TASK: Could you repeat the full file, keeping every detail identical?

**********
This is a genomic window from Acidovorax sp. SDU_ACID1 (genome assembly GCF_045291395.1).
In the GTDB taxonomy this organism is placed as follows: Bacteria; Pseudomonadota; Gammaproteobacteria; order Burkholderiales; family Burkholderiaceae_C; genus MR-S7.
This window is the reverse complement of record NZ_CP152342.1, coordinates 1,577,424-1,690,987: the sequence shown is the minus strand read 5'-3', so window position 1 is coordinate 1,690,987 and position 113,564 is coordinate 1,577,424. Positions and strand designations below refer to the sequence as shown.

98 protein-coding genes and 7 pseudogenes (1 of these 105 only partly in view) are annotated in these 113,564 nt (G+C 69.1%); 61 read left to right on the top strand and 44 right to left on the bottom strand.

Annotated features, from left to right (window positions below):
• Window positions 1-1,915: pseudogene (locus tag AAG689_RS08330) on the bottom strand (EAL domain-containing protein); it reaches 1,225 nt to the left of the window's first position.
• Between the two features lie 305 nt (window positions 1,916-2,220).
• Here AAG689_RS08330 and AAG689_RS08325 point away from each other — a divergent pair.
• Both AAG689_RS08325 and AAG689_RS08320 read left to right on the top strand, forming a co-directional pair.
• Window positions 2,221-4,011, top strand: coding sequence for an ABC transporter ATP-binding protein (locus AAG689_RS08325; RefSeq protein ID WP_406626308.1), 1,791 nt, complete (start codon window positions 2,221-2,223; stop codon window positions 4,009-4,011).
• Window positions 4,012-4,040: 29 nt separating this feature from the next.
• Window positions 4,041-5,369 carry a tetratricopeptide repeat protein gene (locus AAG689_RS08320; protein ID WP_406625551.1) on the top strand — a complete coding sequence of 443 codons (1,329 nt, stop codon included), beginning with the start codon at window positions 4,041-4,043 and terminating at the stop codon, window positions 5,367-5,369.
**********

This is a genomic window from Acidovorax sp. SDU_ACID1 (genome assembly GCF_045291395.1).
In the GTDB taxonomy this organism is placed as follows: Bacteria; Pseudomonadota; Gammaproteobacteria; order Burkholderiales; family Burkholderiaceae_C; genus MR-S7.
This window is the reverse complement of record NZ_CP152342.1, coordinates 1,577,424-1,690,987: the sequence shown is the minus strand read 5'-3', so window position 1 is coordinate 1,690,987 and position 113,564 is coordinate 1,577,424. Positions and strand designations below refer to the sequence as shown.

98 protein-coding genes and 7 pseudogenes (1 of these 105 only partly in view) are annotated in these 113,564 nt (G+C 69.1%); 61 read left to right on the top strand and 44 right to left on the bottom strand.

Annotated features, from left to right (window positions below):
• Window positions 1-1,915: pseudogene (locus tag AAG689_RS08330) on the bottom strand (EAL domain-containing protein); it reaches 1,225 nt to the left of the window's first position.
• Between the two features lie 305 nt (window positions 1,916-2,220).
• Here AAG689_RS08330 and AAG689_RS08325 point away from each other — a divergent pair.
• Both AAG689_RS08325 and AAG689_RS08320 read left to right on the top strand, forming a co-directional pair.
• Window positions 2,221-4,011, top strand: coding sequence for an ABC transporter ATP-binding protein (locus AAG689_RS08325; RefSeq protein ID WP_406626308.1), 1,791 nt, complete (start codon window positions 2,221-2,223; stop codon window positions 4,009-4,011).
• Window positions 4,012-4,040: 29 nt separating this feature from the next.
• Window positions 4,041-5,369 carry a tetratricopeptide repeat protein gene (locus AAG689_RS08320; protein ID WP_406625551.1) on the top strand — a complete coding sequence of 443 codons (1,329 nt, stop codon included), beginning with the start codon at window positions 4,041-4,043 and terminating at the stop codon, window positions 5,367-5,369.